Chamber pressures red-state Dems to back Trump on cutting regs

Red-state Democrats in the Senate are facing pressure to support President Trump's push for regulatory reform.

The U.S. Chamber of Commerce on Friday released TV ads calling on Sens. Heidi HeitkampMary (Heidi) Kathryn HeitkampPawlenty opts out of Senate run in Minnesota GOP's Cramer won't run for ND Senate seat GOP Rep. Cramer 'trending' toward ND Senate run MORE (D-N.D.) and Claire McCaskillClaire Conner McCaskillNSA spying program overcomes key Senate hurdle Senate campaign fundraising reports roll in Dems search for winning playbook MORE (D-Mo.) to vote for the Regulatory Accountability Act, which requires federal agencies to issue the “least costly” rules that still accomplish the task they set out to regulate.

The six-figure television campaign will run in North Dakota and Missouri, two states that overwhelmingly voted for Trump in November.

“If a company hadn’t updated their operating model since 1946, they’d be out of business. In the case of government regulation, it’s led thousands of companies strangled by red tape,” the Chamber says as the camera pans to a “Sorry, We’re Closed” sign at a local business.

“The Regulatory Accountability Act will reform how bureaucrats regulate business, saving billions, stimulating growth, and holding D.C., accountable,” the ad reads as a young couple holds up a “Come In, We’re Open” sign in front of their store.

“70 years of dysfunction is enough.”

The House passed the Regulatory Accountability Act in January, and Sen. Rob PortmanRobert (Rob) Jones PortmanFlake's anti-Trump speech will make a lot of noise, but not much sense Top GOP candidate drops out of Ohio Senate race Overnight Tech: Regulators to look at trading in bitcoin futures | Computer chip flaws present new security problem | Zuckerberg vows to improve Facebook in 2018 MORE (R-Ohio) is pushing the legislation in the Senate.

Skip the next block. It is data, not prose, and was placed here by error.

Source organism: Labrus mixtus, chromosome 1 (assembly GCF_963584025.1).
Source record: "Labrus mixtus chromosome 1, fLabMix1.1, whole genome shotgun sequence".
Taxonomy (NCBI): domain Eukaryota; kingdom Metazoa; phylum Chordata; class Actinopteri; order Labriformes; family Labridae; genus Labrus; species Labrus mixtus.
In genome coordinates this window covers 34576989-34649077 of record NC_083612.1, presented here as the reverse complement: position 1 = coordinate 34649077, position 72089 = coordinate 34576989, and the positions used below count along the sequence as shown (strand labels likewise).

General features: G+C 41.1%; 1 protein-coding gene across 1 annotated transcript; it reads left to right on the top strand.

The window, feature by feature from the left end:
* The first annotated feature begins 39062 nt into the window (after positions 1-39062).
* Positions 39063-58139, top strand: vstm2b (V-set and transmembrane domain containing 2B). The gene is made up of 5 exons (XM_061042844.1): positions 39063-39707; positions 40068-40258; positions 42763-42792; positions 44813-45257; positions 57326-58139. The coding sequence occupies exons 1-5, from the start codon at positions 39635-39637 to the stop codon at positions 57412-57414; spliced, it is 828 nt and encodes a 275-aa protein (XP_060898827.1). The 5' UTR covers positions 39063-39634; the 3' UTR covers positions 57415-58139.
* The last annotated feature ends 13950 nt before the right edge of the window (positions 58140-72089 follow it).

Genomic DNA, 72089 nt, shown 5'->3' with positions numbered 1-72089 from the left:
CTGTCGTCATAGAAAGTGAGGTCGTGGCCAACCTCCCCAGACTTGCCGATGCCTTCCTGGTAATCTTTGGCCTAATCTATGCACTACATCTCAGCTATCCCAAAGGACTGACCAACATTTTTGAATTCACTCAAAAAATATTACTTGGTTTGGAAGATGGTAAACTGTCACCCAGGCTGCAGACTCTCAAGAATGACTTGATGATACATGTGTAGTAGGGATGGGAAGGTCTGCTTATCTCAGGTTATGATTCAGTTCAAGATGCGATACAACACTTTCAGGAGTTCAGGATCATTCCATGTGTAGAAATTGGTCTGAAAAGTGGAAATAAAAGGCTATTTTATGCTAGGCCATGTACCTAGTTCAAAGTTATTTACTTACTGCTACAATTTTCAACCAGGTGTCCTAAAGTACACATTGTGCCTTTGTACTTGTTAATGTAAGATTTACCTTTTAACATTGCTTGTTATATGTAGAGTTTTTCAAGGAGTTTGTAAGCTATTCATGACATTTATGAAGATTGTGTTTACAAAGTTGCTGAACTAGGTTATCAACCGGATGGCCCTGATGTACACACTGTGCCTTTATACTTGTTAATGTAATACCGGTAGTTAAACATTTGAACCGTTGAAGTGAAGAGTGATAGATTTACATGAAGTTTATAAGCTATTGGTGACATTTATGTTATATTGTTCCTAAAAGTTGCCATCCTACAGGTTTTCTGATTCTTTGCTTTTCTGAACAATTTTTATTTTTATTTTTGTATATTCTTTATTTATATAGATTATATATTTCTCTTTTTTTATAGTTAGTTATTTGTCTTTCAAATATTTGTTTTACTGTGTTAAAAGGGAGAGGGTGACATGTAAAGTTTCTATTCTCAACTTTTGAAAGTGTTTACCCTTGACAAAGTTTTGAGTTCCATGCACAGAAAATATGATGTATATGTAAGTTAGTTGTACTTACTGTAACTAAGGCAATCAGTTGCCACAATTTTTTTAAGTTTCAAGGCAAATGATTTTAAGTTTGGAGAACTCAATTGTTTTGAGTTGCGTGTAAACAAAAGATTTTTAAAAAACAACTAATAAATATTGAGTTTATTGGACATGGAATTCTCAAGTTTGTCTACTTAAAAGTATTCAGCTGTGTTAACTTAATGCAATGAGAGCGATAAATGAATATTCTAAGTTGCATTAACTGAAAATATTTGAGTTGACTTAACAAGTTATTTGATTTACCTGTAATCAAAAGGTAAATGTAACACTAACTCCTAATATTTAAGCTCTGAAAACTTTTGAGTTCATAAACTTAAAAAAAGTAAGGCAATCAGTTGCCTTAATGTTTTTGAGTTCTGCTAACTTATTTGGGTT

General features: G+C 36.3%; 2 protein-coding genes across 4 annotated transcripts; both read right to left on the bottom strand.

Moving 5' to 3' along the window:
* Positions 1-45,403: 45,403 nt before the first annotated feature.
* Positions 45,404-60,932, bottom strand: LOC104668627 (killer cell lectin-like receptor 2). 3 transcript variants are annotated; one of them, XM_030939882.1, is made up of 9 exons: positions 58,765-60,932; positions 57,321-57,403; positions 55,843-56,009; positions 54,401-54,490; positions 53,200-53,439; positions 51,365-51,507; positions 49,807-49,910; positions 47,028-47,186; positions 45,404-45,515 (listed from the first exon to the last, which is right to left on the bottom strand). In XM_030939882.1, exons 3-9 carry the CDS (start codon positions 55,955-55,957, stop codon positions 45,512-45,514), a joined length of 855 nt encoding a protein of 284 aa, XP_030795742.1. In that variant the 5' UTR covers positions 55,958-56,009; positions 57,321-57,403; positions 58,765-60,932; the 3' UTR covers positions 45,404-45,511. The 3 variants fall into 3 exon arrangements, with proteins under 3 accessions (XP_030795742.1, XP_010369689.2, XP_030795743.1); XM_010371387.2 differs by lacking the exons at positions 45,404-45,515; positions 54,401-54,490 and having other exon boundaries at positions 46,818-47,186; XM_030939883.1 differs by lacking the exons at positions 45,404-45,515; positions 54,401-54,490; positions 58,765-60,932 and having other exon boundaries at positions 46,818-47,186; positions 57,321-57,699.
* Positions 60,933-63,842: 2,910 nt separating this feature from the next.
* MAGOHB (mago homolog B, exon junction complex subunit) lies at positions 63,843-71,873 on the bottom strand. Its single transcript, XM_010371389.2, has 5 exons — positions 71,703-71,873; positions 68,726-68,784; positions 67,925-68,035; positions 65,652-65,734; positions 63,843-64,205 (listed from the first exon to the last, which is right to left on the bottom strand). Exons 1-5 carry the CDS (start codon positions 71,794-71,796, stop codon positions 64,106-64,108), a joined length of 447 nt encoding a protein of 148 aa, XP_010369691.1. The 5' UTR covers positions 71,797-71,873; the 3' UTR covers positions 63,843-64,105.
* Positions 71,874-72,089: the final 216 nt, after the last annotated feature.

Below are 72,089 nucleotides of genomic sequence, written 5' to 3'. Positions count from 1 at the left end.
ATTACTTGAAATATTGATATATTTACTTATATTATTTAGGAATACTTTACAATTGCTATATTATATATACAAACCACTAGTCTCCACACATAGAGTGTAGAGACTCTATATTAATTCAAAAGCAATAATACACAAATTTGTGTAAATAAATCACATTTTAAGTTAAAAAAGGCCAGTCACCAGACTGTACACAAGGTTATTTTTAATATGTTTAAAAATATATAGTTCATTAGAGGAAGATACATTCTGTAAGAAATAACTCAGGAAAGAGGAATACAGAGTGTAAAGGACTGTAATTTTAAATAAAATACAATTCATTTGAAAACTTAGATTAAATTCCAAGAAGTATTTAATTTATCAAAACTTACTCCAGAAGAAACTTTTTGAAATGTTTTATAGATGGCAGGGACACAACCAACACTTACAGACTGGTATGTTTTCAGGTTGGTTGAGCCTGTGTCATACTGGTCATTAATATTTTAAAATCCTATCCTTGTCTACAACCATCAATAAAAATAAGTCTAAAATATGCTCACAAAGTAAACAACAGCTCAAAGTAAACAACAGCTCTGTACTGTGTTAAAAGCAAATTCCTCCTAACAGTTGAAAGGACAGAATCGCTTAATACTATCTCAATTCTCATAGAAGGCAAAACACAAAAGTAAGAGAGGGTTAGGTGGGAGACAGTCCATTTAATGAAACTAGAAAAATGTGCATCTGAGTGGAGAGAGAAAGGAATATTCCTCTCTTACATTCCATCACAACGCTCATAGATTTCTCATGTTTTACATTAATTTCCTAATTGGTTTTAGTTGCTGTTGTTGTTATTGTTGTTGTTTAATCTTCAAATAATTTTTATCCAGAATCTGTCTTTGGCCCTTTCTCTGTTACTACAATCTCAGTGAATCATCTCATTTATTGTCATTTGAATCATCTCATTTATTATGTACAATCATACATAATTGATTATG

The GOP is rolling back some of the more controversial Obama-era regulations on their own through the Congressional Review Act, which requires a simple majority in the Senate. But the GOP does not have the numbers to pass the Regulatory Accountability Act without Democratic support.

The GOP has a 52-seat majority in the Senate, so it would need at least eight Democrats on board to advance the bill.

Heitkamp and McCaskill are among the 10 Senate Democrats who are facing reelection in 2018 and are from states that backed Trump in the presidential election.

Sen. James Lankford (R-Okla.) is working behind the scenes in the upper chamber to build support from a handful of moderate Democrats for regulatory reform legislation.